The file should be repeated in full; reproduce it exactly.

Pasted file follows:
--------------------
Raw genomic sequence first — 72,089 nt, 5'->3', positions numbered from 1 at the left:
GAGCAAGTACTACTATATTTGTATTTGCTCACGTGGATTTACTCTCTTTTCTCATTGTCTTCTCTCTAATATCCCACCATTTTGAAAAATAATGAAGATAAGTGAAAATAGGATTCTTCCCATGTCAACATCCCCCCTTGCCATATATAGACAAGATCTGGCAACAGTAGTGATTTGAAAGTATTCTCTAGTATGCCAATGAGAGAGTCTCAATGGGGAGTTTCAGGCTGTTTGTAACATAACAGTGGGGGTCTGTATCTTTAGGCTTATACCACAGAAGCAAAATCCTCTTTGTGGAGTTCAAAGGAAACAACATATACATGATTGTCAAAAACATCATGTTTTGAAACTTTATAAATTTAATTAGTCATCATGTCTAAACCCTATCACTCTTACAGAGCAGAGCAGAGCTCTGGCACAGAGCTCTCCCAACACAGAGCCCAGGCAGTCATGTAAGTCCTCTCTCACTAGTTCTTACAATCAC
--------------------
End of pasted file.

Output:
Raw genomic sequence first — 72,089 nt, 5'->3', positions numbered from 1 at the left:
GAGCAAGTACTACTATATTTGTATTTGCTCACGTGGATTTACTCTCTTTTCTCATTGTCTTCTCTCTAATATCCCACCATTTTGAAAAATAATGAAGATAAGTGAAAATAGGATTCTTCCCATGTCAACATCCCCCCTTGCCATATATAGACAAGATCTGGCAACAGTAGTGATTTGAAAGTATTCTCTAGTATGCCAATGAGAGAGTCTCAATGGGGAGTTTCAGGCTGTTTGTAACATAACAGTGGGGGTCTGTATCTTTAGGCTTATACCACAGAAGCAAAATCCTCTTTGTGGAGTTCAAAGGAAACAACATATACATGATTGTCAAAAACATCATGTTTTGAAACTTTATAAATTTAATTAGTCATCATGTCTAAACCCTATCACTCTTACAGAGCAGAGCAGAGCTCTGGCACAGAGCTCTCCCAACACAGAGCCCAGGCAGTCATGTAAGTCCTCTCTCACTAGTTCTTACAATCAC